Great White Shark Photographer George T. Probst Part 1

Today we have the pleasure of sharing our interview with shark photographer George T. Probst.

George T. Probst_gettin_nosey
Gettin Nosey by George T. Probst

If you follow Tracking Sharks on Twitter, then you have probably seen some of his beautiful photographs of great white sharks.  He is one of our favorite people to reTweet, as he really has a knack for capturing the majestic beauty of sharks.

Let’s start with a little background on how you got started taking shark photographs. When was your first shark dive, and was it in a cage?

My first great white shark dive was in 2006. I had never been SCUBA diving before and was not certified, so I was limited to doing cage dives in what is known as a surface cage. This particular type of shark diving uses a cage, in which the top floats on the surface. The deepest you can go in the water is about 10’ (3m) deep, if you’re at the very bottom of the cage. I started SCUBA in the spring of 2007 and was able to dive with nurse sharks, bull sharks and whale sharks about a month after I earned my open water certification.

George T. Probst_mackerel-scad
Mackerel Scab by George T. Probst

Wow, seeing a great white before you got certified! I can see why you wanted to get your SCUBA certification.  I know you often take photographs of white sharks at the Isla Guadalupe, Mexico. How do they attract the sharks and how quickly do they show up?

The sharks naturally aggregate at Guadalupe during the autumn months, but most (if not all) of the dive operators use chum made from local tuna. The amount of time it takes for sharks to show up varies. I’ve seen sharks from the deck of the boat before we were even anchored on some trips, while on other trips you might wait around for hours at a time without seeing any sharks. The sharks come and go as they please, as well, so you might have sharks around for a while and then not see any again for a long time.

Chum is basically just fish parts tossed in the water and this attracts the sharks that are looking for a meal. Have you ever seen sharks acting aggressively?

Tail slapping is considered to be a potential threat display or agonistic behavior for white sharks. In 2008, I saw a large female tail slap the side of a dive boat multiple times, so it’s possible that particular shark was attempting to establish herself as the dominant individual at the scene. I have also seen some photos of a diver who was open water diving at Guadalupe (which is prohibited at the island without special permission from the government), in which a smaller male was displaying threat posturing, but I haven’t witnessed anything of that nature firsthand.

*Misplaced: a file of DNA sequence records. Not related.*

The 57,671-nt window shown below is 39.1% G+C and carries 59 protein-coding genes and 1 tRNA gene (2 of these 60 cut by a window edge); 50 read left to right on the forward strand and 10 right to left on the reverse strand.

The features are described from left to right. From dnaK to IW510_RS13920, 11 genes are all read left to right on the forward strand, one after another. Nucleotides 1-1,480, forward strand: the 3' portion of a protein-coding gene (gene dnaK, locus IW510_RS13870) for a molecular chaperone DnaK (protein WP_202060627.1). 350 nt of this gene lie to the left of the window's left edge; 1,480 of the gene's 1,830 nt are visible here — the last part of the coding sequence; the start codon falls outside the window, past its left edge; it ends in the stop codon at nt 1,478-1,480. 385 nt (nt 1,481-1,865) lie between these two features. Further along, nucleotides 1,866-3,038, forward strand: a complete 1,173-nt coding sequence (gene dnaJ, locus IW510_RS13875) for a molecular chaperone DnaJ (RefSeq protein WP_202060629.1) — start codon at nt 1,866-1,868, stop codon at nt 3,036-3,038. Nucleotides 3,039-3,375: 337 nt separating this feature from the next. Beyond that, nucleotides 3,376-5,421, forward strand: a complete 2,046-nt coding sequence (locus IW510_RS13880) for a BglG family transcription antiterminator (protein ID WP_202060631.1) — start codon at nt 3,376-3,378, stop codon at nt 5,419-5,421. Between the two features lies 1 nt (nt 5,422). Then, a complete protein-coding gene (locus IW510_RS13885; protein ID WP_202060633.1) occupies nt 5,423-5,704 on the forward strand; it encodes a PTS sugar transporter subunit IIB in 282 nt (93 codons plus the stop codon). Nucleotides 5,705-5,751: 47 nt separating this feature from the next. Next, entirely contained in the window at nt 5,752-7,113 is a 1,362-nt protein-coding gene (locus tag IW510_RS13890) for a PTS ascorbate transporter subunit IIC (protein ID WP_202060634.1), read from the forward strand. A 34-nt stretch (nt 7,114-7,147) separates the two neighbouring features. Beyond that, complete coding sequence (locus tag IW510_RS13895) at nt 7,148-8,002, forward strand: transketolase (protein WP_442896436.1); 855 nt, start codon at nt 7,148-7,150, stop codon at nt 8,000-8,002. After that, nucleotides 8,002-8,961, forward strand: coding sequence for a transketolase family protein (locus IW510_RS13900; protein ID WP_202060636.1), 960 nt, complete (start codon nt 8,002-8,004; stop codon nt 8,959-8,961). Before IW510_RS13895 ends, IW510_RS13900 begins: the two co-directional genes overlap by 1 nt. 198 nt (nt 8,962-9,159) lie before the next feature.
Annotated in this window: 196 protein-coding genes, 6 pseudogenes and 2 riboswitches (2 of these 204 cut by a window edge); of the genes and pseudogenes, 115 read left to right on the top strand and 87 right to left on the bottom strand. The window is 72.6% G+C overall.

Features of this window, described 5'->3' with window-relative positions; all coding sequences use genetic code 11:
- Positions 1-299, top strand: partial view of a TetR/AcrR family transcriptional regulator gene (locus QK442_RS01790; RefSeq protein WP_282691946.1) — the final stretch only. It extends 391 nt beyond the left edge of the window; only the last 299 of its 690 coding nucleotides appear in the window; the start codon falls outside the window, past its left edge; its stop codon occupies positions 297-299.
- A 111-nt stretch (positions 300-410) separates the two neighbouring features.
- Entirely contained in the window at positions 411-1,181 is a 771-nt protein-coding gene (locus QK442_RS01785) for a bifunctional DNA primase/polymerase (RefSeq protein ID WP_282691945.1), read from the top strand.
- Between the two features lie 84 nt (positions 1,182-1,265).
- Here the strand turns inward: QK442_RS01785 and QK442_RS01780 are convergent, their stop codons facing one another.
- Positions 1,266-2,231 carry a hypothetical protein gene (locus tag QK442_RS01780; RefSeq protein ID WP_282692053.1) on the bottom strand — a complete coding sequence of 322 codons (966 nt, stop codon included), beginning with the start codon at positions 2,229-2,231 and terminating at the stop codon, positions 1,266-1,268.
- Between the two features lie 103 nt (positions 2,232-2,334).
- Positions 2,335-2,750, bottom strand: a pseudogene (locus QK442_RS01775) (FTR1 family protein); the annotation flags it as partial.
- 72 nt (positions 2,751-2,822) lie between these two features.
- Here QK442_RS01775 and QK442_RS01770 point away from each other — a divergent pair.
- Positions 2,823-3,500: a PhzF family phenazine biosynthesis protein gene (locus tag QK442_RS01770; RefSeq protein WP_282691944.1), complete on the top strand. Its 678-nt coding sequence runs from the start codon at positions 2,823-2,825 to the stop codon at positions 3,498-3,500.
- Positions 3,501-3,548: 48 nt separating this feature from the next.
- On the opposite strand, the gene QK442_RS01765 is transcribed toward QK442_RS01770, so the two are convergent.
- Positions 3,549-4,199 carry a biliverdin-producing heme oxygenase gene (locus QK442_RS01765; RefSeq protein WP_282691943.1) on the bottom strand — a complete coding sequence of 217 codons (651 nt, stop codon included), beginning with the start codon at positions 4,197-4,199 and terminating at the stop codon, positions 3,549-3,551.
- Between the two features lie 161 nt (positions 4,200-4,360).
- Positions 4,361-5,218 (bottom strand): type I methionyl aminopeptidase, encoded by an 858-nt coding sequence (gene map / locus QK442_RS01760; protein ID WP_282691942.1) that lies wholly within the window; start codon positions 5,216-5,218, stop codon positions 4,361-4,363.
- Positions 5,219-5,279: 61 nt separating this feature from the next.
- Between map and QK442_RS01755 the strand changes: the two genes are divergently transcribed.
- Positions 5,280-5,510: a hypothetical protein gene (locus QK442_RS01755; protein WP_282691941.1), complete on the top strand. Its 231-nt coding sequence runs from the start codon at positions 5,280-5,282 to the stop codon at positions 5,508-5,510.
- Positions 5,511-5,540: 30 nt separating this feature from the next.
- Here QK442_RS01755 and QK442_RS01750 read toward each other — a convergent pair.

Having a large white shark tail slap the boat could be nerve wracking. Have you ever had any close calls in the water?

No, not with the sharks. I’ve seen sharks bump cages a few times, but it seemed to generally be incidental contact.

George T. Probst_vertical-charge
Vertical Charge by George T. Probst

Speaking of the cages, do you use SCUBA on the deep cage dives?

I’ve been down in three different types of submersible cages, and in all three cases, continuous air was supplied via a regulator on a hookah, so you aren’t actually using a SCUBA tank, though there are SCUBA tanks in the corners of the cages in the event of an emergency.

Gotcha. They have emergency bailout bottles in case the main hookah line, which supplies air, should become unusable. While SCUBA diving, it’s always important to have a redundant source of air.  Is the cage lowered directly from the boat, how do they know when to raise it and are there emergency exit procedures?

The cage is raised and lowered via the boat’s on-board crane. The divemaster is in continuous contact with a crew member who has access to raise and lower the cage via live audio and video. The procedure for returning to the boat in the event of an emergency, is to head to the stern of the boat, where the surface cages are, and exit the water via the surface cages.

Do the sharks come near the deep water cage?

Some of the more curious sharks will come in close proximity of the submersible cages, while others keep their distance. It depends on the personality of the shark. The same goes for the surface cages. Many individuals are leery of divers and tend to steer clear.

George T. Probst_-cal-ripfin
Cal Ripfin saying hello.

It still amazes me how sharks tend to have their own personalities.  You often Tweet photos of a shark named Cal Ripfin. Is he still your favorite shark and who gets to name them?

Absolutely. He was one of kind, and Guadalupe just isn’t the same without him.

 The sharks are given nicknames as part of the ongoing identification research project at Guadalupe. Various people have named the sharks over the years, including crew members on dive boats, photographers, researchers, and those who donate to the research projects at the island.

Have you seen other sharks besides whites?

Not at Guadalupe. On occasion they have seen other species, but it’s very rare. I have seen various other species of sharks at other dive sites, though.

Mr. Probst shared so much great information; we are breaking the interview into two parts.  In the meantime be sure to visit to see his other photos and purchase prints of your favorites.   Our interview with Great White Shark Photographer George T. Probst, Part 2 is here.

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